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  HOME | Chile

Expert: Chile Must End Firewood Culture to Lower Pollution Levels

SANTIAGO – The use of firewood for cooking and heating in south-central Chile is a deeply rooted practice and also the reason why several of its cities are among the most polluted in South America, an expert said.

“It’s going to be very difficult to change the culture in that region. Firewood for cooking, as rustic as it might seem, gives homes a special warmth. People unite around wood-burning stoves” and that is a very old tradition, said Dr. Nelly Alvarado, a public health specialist at Santiago-based University of Chile.

Alvarado said that while “firewood culture” is widespread in regions such as Los Lagos, La Araucania, Maule and Bio Bio, it is time that residents realize that this type of fuel is harmful to people’s health and even more so if the wood is damp.

But Alvarado, who also is the public health coordinator at Santiago-based Diego Portales University’s Medical School, stressed the difficulty in eradicating this practice, noting that Chile’s Health Ministry and Environment Ministry have a role to play but that a fundamental cultural shift also is required.

According to a report by environmental watchdog Greenpeace, the southern Chilean cities of Padre Las Casas, Osorno, Coyhaique, Valdivia, Temuco, Linares, Rancagua and Puerto Montt, as well as Chile’s capital, Santiago, are the nine most polluted cities among a sample of urban areas spanning that country, Peru, Colombia and Brazil.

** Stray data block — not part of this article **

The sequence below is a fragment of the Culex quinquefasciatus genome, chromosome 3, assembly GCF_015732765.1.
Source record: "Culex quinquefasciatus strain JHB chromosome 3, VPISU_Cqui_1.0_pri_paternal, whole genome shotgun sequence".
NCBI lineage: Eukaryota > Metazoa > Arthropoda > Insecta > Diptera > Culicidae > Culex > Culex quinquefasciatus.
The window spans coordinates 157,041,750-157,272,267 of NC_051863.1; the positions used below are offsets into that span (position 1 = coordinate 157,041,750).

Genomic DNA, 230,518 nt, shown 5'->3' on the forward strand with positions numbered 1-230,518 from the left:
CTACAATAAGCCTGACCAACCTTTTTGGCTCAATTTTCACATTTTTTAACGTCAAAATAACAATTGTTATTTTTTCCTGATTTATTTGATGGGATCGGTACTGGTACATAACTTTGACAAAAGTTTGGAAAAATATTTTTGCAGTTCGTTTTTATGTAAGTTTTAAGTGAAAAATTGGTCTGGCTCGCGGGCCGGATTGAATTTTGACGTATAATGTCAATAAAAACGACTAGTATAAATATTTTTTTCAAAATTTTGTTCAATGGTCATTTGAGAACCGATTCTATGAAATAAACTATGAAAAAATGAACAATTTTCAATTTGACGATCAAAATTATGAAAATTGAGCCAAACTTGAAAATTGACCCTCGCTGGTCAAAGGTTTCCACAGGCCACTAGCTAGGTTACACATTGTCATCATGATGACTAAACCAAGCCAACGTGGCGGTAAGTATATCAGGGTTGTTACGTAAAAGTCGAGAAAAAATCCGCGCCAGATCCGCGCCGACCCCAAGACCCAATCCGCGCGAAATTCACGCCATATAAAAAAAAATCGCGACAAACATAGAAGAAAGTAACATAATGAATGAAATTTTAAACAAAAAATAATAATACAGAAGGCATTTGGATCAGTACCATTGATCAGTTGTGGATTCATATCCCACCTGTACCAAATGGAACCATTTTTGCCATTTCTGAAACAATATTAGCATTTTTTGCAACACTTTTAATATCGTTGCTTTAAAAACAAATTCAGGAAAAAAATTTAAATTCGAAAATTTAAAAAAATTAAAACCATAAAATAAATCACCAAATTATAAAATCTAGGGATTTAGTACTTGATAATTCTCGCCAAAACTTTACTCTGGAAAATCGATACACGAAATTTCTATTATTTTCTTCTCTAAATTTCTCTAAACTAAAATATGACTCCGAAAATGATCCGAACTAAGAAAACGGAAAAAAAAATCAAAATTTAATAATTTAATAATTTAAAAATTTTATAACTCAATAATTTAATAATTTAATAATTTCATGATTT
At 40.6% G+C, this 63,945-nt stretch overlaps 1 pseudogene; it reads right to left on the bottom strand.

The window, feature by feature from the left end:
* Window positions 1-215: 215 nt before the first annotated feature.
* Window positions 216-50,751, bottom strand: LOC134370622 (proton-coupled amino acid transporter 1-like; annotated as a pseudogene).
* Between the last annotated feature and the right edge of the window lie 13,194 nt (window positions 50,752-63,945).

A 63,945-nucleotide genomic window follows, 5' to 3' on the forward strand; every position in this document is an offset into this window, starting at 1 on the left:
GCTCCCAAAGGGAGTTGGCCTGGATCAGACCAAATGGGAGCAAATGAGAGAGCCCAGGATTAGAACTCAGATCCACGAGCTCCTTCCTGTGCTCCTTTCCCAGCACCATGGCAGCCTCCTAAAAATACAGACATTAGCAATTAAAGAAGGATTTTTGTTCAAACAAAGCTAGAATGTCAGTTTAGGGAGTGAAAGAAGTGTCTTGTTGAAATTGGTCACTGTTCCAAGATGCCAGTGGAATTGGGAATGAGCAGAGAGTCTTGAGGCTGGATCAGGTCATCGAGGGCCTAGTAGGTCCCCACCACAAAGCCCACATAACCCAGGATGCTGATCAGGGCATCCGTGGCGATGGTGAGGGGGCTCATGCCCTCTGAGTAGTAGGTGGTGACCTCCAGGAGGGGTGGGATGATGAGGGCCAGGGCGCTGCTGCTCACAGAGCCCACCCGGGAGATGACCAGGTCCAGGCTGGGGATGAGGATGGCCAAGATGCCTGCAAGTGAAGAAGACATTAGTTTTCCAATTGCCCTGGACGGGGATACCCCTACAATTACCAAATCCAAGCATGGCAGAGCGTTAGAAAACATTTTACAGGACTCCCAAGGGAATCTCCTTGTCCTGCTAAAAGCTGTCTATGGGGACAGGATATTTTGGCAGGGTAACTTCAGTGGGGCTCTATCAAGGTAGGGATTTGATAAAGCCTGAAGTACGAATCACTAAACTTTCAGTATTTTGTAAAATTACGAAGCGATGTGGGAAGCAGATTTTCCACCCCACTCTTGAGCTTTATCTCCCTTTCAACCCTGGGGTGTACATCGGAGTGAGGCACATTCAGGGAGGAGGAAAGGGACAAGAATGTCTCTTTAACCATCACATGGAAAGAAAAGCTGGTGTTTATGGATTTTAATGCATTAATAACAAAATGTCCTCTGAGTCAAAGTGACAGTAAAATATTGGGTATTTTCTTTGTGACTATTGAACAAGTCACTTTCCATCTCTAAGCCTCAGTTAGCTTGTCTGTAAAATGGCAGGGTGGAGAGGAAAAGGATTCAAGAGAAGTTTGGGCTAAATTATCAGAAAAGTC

Published by IQAir Air Visual, the study assessed air quality on the basis of concentration of PM 2.5 (fine particulate matter), an air pollutant regarded as extremely harmful to health when levels in the air are high.

The study, which measured the density of PM 2.5 in cities in those four countries, considered a level of 60 micrograms per cubic meter or higher to be “unhealthy.”

Coyhaique was found to be the most polluted, with a level of 166.8 micrograms per cubic meter in July 2018.

Alvarado said pollution is a high price to pay for economic progress.

“More construction, more vehicles. That all means more pollution, but there’s also the paradox in which progress hasn’t reached rural areas yet there’s a great deal of pollution due to that deeply ingrained custom of using firewood,” she said.

Although Santiago also is among the region’s nine most polluted cities, Alvarado said that capital, home to 7.2 million inhabitants, “now has much more breathable air than it did 25 years ago.”

“With all the measures that have been taken ... there’s been a big reduction in the level of fine particulate matter, and Santiago’s emergency services no longer find themselves overwhelmed with children wearing masks and having trouble breathing like in years past,” she added.

The city, however, does face a new threat from the explosive growth in building construction, according to Alvarado, who said the dust generated at construction sites is a hazard to human health.


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